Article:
Let Them Eat Cake

Hello and welcome to Week 14! This week we’re looking into French pastry, specifically chocolate croissants.

Before We Get Started
It’s time to check in on our imaginary stock portfolio. The results are impressive, and you can find them here. I’m cautiously going to say that I think Jason Kelly’s book may well be worth the purchase price – and then some. But enough about money. Let’s bake!

First, a Small Confession
When I started this week’s little project, I was pretty convinced that there was no fast, easy way to make French pastry. But … five years ago, I spent two weeks roaming around southern France and fell in love with pain au chocolat (in English, chocolate croissants). Since then, I’ve wanted to try making them myself. And so, when one of my colleagues suggested that I look into life hacking French pastry, I knew exactly what I wanted to do. Even though I didn’t think I’d be successful.

Finding a Recipe
Now that’s off my chest, I can tell you how I went about investigating the making of chocolate croissants. First I needed a recipe. Since this was French cuisine, I went straight to the master: Julia Child. My home library has a big book on baking, based Julia Child’s PBS baking show. Of course, she had one master recipe for croissants and several different variations.

But there was one problem. She wanted me to use a stand mixer. I needed a croissant recipe that could be made by hand. (Don’t get me wrong. I’d love a good excuse to buy a Kitchen Aid mixer. But that’s not why we’re here. )

A little more digging and I found “Pastries” by Pierre Hermé. Ta dah! He had a croissant recipe that was made entirely by hand. In the end, I combined his recipe and Julia Child’s method. (Her instructions for “making the turns” were much more straightforward. More about that later.)

A Word of Caution
My personal philosophy on recipes is that the first time you try one, you follow it to the letter. Next time, you can fiddle and adjust.

If you’re going to try making croissants by hand, give yourself an entire day. I’m not joking. I could not believe how time-consuming the whole process is.

Here’s the short story:

Mix up the dough.
Let it rise for 90 minutes.
Punch it down and put it in the fridge to rise for 60 minutes.
Punch it down again and put it in the freezer for 30 minutes.
Roll out the dough and incorporate the butter.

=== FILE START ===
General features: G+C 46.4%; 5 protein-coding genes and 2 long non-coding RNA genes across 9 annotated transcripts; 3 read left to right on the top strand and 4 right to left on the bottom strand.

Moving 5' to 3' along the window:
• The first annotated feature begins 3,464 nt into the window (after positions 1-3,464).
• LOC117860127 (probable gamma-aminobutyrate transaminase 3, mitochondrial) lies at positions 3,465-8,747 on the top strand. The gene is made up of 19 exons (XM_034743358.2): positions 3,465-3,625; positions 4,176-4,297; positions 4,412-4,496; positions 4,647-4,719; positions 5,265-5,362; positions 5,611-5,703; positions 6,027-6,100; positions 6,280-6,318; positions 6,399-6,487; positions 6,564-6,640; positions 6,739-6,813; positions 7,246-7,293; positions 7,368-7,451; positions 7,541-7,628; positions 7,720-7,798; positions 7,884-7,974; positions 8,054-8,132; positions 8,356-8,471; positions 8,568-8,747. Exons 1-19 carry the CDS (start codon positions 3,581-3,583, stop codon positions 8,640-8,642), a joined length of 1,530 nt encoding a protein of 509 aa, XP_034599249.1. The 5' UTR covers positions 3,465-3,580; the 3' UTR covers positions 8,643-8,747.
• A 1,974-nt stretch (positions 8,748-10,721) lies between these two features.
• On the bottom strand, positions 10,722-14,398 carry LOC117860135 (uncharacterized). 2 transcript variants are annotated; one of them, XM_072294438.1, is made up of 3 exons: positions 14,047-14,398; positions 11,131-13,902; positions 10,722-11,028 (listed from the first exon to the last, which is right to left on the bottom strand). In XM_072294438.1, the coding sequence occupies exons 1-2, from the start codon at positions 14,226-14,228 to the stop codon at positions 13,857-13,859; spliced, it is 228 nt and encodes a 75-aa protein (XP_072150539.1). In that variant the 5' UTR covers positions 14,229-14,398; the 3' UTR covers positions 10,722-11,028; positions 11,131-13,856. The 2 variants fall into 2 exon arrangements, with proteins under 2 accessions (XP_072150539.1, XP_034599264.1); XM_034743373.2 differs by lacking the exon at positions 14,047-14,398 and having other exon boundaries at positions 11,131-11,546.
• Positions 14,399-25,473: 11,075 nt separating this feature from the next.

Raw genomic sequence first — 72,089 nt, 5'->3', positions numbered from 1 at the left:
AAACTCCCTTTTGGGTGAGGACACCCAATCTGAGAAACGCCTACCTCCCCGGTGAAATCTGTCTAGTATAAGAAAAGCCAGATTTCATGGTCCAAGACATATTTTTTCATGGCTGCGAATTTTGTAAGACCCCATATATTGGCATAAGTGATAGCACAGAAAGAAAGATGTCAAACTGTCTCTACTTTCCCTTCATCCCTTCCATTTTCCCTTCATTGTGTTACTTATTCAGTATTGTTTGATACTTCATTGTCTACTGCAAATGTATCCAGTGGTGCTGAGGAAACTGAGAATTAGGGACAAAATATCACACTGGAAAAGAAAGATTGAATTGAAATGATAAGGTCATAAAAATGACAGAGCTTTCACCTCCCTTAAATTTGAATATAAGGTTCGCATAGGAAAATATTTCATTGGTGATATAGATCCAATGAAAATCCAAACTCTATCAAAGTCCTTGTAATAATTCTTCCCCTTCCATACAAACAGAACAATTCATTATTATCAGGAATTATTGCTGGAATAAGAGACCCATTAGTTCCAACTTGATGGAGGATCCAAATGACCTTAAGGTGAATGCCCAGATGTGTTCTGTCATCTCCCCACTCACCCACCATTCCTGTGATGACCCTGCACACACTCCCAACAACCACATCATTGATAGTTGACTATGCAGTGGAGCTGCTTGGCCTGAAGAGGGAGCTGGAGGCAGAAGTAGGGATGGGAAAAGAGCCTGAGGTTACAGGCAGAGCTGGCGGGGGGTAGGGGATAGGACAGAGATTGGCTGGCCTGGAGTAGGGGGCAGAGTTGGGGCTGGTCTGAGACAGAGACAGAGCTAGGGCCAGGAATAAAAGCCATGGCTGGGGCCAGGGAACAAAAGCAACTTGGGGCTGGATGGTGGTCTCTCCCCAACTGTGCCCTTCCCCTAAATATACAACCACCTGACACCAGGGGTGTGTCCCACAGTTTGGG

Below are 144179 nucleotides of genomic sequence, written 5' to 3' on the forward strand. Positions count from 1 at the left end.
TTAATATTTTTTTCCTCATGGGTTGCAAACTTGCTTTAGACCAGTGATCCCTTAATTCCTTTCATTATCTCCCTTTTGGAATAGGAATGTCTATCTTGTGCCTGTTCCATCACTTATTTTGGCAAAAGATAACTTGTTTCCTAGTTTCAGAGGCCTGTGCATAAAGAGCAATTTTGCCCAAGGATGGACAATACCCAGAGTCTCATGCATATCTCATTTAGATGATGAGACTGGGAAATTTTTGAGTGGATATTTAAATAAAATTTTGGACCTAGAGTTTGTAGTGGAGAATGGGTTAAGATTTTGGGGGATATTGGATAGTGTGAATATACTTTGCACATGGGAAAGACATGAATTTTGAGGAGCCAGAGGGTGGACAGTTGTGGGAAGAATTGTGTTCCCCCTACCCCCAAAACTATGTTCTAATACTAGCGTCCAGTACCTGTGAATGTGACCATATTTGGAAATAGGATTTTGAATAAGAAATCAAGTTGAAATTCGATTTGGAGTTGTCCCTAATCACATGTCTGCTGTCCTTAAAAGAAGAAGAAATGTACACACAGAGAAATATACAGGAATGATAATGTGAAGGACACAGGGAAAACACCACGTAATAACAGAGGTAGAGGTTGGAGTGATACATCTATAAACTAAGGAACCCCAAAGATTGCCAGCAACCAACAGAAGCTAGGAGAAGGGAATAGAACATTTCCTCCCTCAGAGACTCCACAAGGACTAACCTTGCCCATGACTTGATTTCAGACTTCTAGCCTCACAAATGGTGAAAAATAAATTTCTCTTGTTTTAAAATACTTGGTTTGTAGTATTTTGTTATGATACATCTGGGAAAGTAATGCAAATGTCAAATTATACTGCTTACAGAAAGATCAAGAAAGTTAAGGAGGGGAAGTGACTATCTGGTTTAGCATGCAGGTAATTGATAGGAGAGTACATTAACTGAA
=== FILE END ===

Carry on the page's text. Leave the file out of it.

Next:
Fold it up, following Julia Child’s instructions.
Put it in the freezer for 30 minutes, and then in the fridge for 60 minutes.
Roll out the dough and fold it up, following Julia Child’s instructions.
Put it in the freezer for 30 minutes, and then in the fridge for 60 minutes.
Repeat this step two more times.
Begin swearing and wonder how much longer this is going to take.
Roll it out and do one last final extra-special folding job, following Julia Child’s instructions.
Put it in the fridge, have a glass of sherry and go to bed.
Get up early the next morning, roll out the dough, cut it into rectangles, and roll those around three pieces of dark chocolate.
Be astonished that all this effort only produced a dozen croissants.
Put the rolled-up croissants on a parchment-covered baking sheet.
Let them rise for at least the next two hours (they should triple in volume).
Brush them with an egg glaze.
Put the croissants in a hot oven for 20 minutes.
Taste them. Swoon at how incredibly good they are and immediately forget the herculean effort that it took to bring them to life. In your delirium, tell people that you can’t wait to do this again.

How Do You Hack?
The process of rolling out and folding up the dough is called “making the turns”. In essence, you are rolling out the croissant dough, folding it, turning it 90 degrees and repeating the process. This is what gives croissants their flaky layers and is not the place to scrimp.

I’m sure that there’s a classical French reason for all of the bobbing in and out of the fridge and freezer. But I don’t think it’s absolutely necessary, unless your dough gets too soft to work with, or the butter starts to melt.

So this is my advice for life hacking chocolate croissants:

  • First, make up a batch the old-fashioned way, just so you understand what you’re doing.